Web application security specialists reported that Google made a serious security error when securing the passwords of some of its business clients because, for nearly 14 years, the company stored them in plain text by accident.
The incident impacts only users of G Suite, service that provides multiple Google products with a custom domain name for enterprise clients. This flaw would have been caused by an error in the implementation of a feature to manually configure and retrieve passwords.
G Suite service managers had access to a console from which they could set up accounts for new employees in their company; subsequently, the passwords were secured (process known as hashing) before being stored by Google.
According to web application security experts, hashing is an irreversible unilateral operation performed by Google. When a user provides their password, the information is analyzed and compared to the company’s stored data; if there is a match, the password is valid and the user gets access to the service.
Recently, Google recognized that an unsecured copy of the password was stored in the company’s systems by carelessness. “We can ensure that, despite this inconvenience, confidential information was kept in an encrypted protected infrastructure and there is no evidence of unauthorized access”, says Google’s engineering team.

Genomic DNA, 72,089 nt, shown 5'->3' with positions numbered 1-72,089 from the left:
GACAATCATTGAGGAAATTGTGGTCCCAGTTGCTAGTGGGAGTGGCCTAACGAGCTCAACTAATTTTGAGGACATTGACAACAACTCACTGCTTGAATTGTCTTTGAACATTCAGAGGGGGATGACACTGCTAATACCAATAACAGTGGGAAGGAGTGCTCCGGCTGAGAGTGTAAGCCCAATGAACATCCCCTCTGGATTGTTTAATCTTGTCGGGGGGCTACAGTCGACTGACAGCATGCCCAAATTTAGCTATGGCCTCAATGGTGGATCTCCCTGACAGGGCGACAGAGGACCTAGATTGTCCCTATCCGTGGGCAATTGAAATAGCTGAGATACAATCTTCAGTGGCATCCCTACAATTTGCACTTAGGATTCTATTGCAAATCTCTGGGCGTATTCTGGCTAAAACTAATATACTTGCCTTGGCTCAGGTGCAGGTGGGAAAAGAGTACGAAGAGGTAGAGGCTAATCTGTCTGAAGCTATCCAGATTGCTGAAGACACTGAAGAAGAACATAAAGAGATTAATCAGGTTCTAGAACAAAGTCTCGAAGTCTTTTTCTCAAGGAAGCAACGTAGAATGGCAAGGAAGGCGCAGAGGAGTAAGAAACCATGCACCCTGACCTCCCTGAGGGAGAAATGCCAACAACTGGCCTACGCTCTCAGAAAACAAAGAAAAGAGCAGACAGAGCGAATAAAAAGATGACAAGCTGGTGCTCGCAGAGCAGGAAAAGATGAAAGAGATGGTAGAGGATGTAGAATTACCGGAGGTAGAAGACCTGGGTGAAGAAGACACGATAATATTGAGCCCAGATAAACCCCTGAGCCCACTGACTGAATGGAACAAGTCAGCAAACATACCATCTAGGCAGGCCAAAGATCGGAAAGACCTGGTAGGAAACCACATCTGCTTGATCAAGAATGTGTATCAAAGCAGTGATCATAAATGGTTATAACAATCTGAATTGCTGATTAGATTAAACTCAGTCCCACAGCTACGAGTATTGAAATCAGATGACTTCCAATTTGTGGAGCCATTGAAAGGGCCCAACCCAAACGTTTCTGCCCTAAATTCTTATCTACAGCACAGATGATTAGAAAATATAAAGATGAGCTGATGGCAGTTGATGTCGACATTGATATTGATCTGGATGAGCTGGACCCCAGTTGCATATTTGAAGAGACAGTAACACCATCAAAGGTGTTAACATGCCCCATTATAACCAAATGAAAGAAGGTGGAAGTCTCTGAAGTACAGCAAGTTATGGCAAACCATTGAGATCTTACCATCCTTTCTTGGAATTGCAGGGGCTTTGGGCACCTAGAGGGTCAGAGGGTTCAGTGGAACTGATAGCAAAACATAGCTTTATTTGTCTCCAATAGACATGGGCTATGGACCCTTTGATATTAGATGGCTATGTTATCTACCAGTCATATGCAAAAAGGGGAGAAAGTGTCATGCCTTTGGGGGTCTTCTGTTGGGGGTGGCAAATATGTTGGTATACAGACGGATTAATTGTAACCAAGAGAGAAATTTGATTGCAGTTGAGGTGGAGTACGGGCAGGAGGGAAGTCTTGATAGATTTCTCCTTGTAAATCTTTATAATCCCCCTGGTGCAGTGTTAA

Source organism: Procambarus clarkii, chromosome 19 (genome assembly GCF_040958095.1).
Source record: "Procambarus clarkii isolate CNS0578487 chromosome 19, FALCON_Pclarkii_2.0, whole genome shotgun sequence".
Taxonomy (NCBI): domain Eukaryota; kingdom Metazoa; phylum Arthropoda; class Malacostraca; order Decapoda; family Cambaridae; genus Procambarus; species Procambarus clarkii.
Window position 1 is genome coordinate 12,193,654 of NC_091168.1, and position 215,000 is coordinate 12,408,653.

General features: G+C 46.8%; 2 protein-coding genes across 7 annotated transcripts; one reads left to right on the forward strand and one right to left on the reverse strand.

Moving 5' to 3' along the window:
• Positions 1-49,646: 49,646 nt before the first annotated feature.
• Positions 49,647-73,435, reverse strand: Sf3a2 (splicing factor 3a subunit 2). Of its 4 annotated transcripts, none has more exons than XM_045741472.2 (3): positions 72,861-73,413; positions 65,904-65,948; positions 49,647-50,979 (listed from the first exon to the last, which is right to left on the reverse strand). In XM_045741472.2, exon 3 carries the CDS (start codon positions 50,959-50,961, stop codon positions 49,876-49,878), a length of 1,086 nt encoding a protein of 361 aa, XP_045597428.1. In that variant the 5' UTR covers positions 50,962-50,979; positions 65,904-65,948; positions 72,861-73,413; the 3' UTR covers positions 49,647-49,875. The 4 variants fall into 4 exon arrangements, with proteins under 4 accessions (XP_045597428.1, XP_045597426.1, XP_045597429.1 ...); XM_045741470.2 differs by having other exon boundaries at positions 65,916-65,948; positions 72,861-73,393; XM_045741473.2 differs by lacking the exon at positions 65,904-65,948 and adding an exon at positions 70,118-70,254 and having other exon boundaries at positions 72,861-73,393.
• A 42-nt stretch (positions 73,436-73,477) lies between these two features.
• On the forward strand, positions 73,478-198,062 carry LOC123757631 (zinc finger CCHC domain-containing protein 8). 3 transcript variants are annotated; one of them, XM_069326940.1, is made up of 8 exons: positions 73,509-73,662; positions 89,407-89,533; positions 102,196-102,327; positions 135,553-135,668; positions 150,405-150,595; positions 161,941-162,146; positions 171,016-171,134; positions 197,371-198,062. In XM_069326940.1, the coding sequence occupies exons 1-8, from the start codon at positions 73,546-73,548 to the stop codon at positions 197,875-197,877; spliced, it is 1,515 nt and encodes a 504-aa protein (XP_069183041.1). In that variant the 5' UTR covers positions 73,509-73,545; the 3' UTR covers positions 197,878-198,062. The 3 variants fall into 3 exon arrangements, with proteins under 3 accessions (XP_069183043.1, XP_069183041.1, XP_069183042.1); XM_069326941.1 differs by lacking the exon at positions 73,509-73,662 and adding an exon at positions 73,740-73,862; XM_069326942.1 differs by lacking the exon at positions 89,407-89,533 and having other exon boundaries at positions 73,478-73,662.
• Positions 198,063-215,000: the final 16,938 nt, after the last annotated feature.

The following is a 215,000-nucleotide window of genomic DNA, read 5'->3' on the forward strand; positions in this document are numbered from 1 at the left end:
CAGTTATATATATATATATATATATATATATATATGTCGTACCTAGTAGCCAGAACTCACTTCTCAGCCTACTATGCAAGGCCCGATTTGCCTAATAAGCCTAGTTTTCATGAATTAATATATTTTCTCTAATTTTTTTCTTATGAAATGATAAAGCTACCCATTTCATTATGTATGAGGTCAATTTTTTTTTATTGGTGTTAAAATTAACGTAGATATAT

In addition to this incident, Google revealed a second error occurred in the early 2019, when more unencrypted passwords were discovered stored in the company’s systems. On this occasion, the confidential information was “exposed” for at least two consecutive weeks; Google’s security teams ensure that both incidents have been fixed.
According to web application security specialists from the International Institute of Cyber Security (IICS), the next step for Google is to alert the affected G Suite service administrators in both incidents to reset the passwords if it’s necessary.
In case of not locating affected G Suite users, Google could automatically reset these exposed passwords.
He is a well-known expert in mobile security and malware analysis. He studied Computer Science at NYU and started working as a cyber security analyst in 2003. He is actively working as an anti-malware expert. He also worked for security companies like Kaspersky Lab. His everyday job includes researching about new malware and cyber security incidents. Also he has deep level of knowledge in mobile security and mobile vulnerabilities.